TAC 43 Index
ALTIMETERS have been used by mountaineers for many years, but the recent development of electronic wrist-watch type instruments has made the altimeter easier to use and more popular with walkers and climbers. The inclusion of Knight's Peak in Munro's Tables was justified on height measurements made with an altimeter and last year altimeter measurements led to a suggestion that Leathad an Taobhain, a Corbett in Glen Feshie, may be over 914m. (But see TAC36, pp4-5 re Knight's Peak and TGO Oct 1998 p10 re Leathad an Taobhain - Ed.) So just how accurately do altimeters measure height? Avocet, makers of one of the popular models, claim 'On a typical day, minor atmospheric pressure changes may cause the displayed altitude to vary from the actual altitude by 20m. With the arrival or departure of a weather front, displayed altitude can change 20 to 50m, and a storm can cause a change of more than 50m'. This article aims to show that both barometric drift and temperature may cause large errors in altimeter measurements and corrections must be made for these.
The altimeter works on the principle that the pressure within a column of air decreases in a known way with height. For the scientifically inclined, the relationship is
z = (RT/gM).loge(po/p)
where z is the height difference between the starting height and the measurement height, R is the gas constant, T is temperature of the air in degrees Kelvin, g is the acceleration due to gravity, M is the molar mass of the gas (in this case air), po is the atmospheric pressure at the starting height and p is the atmospheric pressure at the measurement height.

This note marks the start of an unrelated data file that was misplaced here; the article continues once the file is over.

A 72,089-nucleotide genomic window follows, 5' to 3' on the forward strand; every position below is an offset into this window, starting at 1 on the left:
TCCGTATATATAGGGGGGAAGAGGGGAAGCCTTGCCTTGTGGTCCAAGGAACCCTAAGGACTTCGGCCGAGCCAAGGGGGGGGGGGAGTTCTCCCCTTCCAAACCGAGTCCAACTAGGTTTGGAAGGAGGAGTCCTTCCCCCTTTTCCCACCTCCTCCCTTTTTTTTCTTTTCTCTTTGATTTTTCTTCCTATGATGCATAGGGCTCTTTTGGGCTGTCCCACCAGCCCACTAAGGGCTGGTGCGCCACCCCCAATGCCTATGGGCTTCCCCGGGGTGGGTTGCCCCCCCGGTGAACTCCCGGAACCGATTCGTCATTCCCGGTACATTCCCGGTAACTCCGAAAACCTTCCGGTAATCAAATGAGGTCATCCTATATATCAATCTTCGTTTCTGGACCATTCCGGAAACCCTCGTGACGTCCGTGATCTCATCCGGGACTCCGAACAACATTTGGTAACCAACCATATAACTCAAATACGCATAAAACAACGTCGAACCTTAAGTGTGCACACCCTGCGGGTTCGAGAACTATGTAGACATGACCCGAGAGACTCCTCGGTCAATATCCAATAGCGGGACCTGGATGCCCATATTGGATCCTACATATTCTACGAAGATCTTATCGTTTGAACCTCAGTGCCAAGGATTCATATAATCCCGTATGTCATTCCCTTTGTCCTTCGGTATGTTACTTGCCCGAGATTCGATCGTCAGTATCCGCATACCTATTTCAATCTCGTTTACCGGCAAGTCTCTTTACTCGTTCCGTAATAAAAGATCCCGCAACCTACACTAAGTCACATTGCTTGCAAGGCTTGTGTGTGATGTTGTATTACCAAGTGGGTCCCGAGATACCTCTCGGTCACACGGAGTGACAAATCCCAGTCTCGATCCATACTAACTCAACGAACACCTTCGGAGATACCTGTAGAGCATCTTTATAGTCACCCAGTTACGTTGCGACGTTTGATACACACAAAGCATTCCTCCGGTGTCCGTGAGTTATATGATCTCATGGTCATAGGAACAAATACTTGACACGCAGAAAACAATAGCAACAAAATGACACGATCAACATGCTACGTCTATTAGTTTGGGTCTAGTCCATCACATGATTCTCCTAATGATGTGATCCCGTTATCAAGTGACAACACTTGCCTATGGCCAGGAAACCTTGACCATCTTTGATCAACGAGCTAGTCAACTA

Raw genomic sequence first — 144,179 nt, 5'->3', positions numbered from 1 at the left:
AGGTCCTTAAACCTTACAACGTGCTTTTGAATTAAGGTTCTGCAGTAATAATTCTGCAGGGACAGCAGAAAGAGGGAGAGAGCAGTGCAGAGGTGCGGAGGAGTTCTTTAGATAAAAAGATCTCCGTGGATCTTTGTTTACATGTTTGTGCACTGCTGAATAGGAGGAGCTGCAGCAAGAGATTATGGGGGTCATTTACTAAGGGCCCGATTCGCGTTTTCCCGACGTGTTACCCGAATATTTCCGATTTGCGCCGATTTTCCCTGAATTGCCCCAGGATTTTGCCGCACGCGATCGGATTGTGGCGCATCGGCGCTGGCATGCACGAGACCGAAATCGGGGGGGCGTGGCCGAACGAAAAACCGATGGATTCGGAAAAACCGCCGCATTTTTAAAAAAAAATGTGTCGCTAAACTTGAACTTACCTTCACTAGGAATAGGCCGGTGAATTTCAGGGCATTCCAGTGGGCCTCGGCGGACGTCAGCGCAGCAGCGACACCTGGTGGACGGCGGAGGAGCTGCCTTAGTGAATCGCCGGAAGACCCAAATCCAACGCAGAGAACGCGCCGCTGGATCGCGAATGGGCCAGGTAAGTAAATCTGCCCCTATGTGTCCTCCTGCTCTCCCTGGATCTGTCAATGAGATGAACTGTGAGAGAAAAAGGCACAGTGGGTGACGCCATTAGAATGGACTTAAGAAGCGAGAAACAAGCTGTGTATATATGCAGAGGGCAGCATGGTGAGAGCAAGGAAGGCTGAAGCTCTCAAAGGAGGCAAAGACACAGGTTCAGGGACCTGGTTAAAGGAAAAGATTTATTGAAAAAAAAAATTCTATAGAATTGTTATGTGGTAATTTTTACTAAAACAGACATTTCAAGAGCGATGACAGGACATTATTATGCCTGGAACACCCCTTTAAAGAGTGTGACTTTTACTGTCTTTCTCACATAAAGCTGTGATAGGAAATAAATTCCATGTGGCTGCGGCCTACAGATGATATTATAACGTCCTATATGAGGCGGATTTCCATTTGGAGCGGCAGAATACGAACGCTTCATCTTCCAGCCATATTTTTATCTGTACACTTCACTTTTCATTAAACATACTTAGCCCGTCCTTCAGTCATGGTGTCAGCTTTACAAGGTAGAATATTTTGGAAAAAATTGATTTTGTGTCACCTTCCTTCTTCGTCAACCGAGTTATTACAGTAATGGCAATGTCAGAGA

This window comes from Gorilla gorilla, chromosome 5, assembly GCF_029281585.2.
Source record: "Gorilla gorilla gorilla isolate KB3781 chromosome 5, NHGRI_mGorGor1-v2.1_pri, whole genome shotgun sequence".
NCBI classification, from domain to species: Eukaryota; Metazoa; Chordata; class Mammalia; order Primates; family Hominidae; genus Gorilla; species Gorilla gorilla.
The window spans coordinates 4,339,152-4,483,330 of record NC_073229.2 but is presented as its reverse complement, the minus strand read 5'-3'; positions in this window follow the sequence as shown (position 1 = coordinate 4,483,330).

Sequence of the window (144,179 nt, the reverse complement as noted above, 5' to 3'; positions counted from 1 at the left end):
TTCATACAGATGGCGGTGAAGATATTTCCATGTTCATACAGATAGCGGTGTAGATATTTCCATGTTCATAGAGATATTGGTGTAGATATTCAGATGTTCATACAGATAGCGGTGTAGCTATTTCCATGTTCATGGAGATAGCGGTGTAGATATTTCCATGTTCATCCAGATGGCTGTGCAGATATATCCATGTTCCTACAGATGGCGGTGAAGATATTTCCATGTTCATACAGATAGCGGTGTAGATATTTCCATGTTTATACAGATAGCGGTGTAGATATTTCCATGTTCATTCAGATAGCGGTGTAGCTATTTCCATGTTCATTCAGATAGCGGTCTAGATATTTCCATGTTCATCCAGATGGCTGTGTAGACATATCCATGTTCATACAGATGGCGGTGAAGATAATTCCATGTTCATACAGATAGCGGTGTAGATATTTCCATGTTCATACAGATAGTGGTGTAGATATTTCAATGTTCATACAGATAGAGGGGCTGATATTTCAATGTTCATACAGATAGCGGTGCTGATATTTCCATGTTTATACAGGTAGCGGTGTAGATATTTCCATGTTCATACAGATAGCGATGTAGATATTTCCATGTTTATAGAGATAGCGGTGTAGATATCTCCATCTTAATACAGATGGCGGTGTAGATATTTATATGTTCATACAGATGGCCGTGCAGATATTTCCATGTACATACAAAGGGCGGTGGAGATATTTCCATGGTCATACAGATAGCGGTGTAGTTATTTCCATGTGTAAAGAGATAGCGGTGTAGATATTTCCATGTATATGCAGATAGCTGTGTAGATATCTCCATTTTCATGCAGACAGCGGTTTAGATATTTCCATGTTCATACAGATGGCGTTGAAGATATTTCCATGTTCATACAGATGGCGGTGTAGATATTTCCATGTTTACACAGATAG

Electronic altimeters have this relationship programmed into the chip, while for hand-held instruments it is used to calculate the graduated height scale. So what is this equation saying? Imagine yourself standing at the foot of a mountain at sea level. Above you is a column of air several miles thick, pressing down. That is atmospheric pressure. As you climb to the top of the mountain the column is now shorter, but the air around you is thinner, or less dense. Consequently, at the top of the mountain, the total amount of air pressing down, the pressure, is less than at the bottom of the mountain. The equation is merely expressing this change in a quantifiable way.
Problems arise because the detector responds only to changes in pressure. To convert this change to height, the other terms are assumed constant. Unfortunately for the manufacturers of altimeters and for those using them, these terms are not constant and so may affect height measurements. We have made a statistical assessment of the errors achievable after making appropriate corrections to the height reading and after having tested the results on the hill. Note that what follows does not deal with sources of error associated with the construction of the instrument and specific to that particular design. Instead it looks at the assumptions made in the application of the equation - and therefore these errors are general and applicable to all instruments.